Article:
|Leonard R. Ingersoll optics|
- Leonard R. Ingersoll figured,
- since glossiness of a surface
- does not correlate well
- with its mechanical smoothness,
- an optical method to measure gloss was best.
- The Ingersoll Glarimeter
- compares specularly reflected light
- where the light-source
- is at a sufficiently low angle of incidence
- to cause the light at the angle of reflection
- to be plane polarized,
- with diffusely reflected light,
- which is reflected in all directions.
- The view through the Glarimeter eyepiece
- shows a divided field of view. Diffusely reflected light
- is shown through a smoked glass to the top,
- and specularly reflected light through a Nicol prism
- to the bottom. The operator turns the viewport
- until the line between the two parts disappears.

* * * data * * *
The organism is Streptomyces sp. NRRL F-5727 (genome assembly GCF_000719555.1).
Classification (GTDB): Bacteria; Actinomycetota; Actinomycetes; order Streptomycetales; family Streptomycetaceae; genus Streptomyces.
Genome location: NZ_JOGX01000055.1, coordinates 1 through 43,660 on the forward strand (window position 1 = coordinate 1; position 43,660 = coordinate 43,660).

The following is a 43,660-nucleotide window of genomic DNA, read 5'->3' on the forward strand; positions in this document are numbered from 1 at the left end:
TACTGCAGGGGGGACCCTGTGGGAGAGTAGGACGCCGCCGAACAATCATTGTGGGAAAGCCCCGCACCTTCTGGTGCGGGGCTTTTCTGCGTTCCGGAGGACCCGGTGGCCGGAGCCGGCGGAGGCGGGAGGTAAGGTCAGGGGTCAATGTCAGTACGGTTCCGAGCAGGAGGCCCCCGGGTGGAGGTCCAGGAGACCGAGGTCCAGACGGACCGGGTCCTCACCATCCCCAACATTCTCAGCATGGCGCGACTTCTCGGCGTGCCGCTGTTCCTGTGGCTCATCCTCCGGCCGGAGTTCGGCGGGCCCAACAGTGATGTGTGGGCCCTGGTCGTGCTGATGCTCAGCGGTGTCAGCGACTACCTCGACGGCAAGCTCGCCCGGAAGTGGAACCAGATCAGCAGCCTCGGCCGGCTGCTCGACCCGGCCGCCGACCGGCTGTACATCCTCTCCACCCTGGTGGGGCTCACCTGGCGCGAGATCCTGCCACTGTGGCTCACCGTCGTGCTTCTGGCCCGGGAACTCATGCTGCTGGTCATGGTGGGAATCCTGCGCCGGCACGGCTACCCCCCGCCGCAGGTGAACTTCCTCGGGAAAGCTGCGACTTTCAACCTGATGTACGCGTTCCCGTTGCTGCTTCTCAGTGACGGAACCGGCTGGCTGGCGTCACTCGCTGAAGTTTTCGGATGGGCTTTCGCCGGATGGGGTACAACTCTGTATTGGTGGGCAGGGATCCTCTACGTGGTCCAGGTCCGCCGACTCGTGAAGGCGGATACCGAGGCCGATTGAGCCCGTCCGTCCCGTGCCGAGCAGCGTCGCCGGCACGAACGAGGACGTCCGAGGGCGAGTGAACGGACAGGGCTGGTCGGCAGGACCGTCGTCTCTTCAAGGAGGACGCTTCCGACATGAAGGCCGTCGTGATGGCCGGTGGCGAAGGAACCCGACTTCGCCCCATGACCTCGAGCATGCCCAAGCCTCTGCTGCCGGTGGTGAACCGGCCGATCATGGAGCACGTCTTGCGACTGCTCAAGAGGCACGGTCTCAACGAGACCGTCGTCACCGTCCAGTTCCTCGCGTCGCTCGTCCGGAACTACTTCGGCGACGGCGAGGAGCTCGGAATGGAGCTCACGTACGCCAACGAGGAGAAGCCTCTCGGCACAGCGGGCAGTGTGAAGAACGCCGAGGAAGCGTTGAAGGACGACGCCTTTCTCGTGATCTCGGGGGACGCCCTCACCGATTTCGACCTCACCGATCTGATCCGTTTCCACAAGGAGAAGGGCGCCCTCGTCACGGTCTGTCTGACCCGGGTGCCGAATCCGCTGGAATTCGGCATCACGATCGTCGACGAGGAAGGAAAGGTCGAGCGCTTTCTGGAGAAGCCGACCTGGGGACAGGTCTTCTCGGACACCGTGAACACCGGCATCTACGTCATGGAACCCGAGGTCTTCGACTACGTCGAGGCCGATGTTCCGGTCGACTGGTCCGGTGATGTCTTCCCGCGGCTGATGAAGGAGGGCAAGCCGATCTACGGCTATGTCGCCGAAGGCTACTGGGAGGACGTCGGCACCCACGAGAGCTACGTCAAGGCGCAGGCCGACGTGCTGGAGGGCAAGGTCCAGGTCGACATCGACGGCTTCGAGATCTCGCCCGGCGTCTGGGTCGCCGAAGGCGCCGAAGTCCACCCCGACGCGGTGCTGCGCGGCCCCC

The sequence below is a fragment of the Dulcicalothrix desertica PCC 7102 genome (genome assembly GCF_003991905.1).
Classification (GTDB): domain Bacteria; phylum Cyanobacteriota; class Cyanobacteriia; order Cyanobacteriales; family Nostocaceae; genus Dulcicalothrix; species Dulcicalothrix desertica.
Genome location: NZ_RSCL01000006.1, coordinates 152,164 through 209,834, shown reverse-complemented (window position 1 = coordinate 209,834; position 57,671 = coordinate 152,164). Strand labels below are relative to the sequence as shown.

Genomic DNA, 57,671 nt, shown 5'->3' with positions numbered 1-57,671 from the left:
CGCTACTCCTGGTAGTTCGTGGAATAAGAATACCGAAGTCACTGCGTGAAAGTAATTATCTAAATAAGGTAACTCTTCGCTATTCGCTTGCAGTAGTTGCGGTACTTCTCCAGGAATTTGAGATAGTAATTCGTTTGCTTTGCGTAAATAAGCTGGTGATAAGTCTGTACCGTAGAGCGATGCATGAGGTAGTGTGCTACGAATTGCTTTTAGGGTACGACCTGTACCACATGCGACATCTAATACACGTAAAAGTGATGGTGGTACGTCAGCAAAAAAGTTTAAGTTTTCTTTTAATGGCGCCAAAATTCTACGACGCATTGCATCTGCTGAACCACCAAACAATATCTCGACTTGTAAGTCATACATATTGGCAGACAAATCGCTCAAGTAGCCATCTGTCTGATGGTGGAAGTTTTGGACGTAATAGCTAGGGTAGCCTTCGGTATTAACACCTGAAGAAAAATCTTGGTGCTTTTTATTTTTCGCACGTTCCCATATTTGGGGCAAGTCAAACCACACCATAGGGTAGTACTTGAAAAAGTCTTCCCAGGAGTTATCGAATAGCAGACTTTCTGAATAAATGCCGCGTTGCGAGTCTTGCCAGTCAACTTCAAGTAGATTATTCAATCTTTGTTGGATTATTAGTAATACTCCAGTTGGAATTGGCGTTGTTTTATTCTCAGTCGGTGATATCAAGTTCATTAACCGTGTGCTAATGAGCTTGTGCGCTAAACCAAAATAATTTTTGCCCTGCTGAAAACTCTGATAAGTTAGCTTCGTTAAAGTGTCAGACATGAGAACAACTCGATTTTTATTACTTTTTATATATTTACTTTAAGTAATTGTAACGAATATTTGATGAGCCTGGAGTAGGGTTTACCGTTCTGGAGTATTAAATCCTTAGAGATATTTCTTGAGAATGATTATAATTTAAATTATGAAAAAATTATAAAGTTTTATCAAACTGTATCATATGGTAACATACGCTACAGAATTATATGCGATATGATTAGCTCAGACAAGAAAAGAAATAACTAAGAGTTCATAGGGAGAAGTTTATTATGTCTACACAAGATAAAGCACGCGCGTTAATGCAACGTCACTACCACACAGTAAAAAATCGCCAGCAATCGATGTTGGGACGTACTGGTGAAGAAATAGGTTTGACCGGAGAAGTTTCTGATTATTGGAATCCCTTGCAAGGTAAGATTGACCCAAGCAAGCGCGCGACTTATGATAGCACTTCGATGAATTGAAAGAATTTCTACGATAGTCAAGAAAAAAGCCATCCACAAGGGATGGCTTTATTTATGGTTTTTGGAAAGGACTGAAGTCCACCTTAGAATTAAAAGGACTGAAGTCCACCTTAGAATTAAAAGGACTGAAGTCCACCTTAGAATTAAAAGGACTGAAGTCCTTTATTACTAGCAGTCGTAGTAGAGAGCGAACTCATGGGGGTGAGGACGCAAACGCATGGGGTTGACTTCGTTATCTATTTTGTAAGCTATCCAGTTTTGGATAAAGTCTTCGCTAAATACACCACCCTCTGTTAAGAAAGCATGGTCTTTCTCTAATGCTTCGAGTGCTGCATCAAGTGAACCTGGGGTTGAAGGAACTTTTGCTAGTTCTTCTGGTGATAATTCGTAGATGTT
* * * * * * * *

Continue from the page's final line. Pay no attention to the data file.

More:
- The degree of rotation correlates with the glossiness.
Specular reflection is polarized
- Glossiness is an optical not a mechanical property of surfaces.
- Color diminishes the amount of diffusely reflected light
- but not the amount of specularly reflected light.
- In specular reflection, light is polarized.
- A paper with an ideal matte surface, reflecting light only diffusely,
- combined with a dead-black ink, is most readable.
- Calendering paper
- puts it through rollers
- to improve its smoothness.
- Wandering dervishes
- refuse to be calendered,
- although we call them calenders.